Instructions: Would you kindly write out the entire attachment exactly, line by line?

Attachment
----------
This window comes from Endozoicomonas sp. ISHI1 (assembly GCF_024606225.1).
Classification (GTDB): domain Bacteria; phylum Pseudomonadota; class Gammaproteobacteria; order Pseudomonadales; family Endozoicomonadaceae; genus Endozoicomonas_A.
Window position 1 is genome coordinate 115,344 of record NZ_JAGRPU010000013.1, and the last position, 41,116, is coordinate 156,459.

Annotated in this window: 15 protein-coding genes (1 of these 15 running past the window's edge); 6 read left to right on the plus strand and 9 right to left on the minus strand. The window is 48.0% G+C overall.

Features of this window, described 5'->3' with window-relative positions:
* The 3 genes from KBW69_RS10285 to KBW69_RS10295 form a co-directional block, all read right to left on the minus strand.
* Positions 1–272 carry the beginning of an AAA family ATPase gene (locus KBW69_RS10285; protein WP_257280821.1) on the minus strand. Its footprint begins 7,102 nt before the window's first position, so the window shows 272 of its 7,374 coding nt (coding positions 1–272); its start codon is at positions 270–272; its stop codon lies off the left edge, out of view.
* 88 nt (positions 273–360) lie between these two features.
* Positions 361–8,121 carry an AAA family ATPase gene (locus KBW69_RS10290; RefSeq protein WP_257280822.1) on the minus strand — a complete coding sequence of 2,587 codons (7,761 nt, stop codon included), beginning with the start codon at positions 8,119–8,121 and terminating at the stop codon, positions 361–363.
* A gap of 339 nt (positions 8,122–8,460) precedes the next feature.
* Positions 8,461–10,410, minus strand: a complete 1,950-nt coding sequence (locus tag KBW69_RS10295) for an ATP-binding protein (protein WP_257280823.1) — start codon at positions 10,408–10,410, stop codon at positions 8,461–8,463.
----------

This window comes from Endozoicomonas sp. ISHI1 (assembly GCF_024606225.1).
Classification (GTDB): domain Bacteria; phylum Pseudomonadota; class Gammaproteobacteria; order Pseudomonadales; family Endozoicomonadaceae; genus Endozoicomonas_A.
Window position 1 is genome coordinate 115,344 of record NZ_JAGRPU010000013.1, and the last position, 41,116, is coordinate 156,459.

Annotated in this window: 15 protein-coding genes (1 of these 15 running past the window's edge); 6 read left to right on the plus strand and 9 right to left on the minus strand. The window is 48.0% G+C overall.

Features of this window, described 5'->3' with window-relative positions:
* The 3 genes from KBW69_RS10285 to KBW69_RS10295 form a co-directional block, all read right to left on the minus strand.
* Positions 1–272 carry the beginning of an AAA family ATPase gene (locus KBW69_RS10285; protein WP_257280821.1) on the minus strand. Its footprint begins 7,102 nt before the window's first position, so the window shows 272 of its 7,374 coding nt (coding positions 1–272); its start codon is at positions 270–272; its stop codon lies off the left edge, out of view.
* 88 nt (positions 273–360) lie between these two features.
* Positions 361–8,121 carry an AAA family ATPase gene (locus KBW69_RS10290; RefSeq protein WP_257280822.1) on the minus strand — a complete coding sequence of 2,587 codons (7,761 nt, stop codon included), beginning with the start codon at positions 8,119–8,121 and terminating at the stop codon, positions 361–363.
* A gap of 339 nt (positions 8,122–8,460) precedes the next feature.
* Positions 8,461–10,410, minus strand: a complete 1,950-nt coding sequence (locus tag KBW69_RS10295) for an ATP-binding protein (protein WP_257280823.1) — start codon at positions 10,408–10,410, stop codon at positions 8,461–8,463.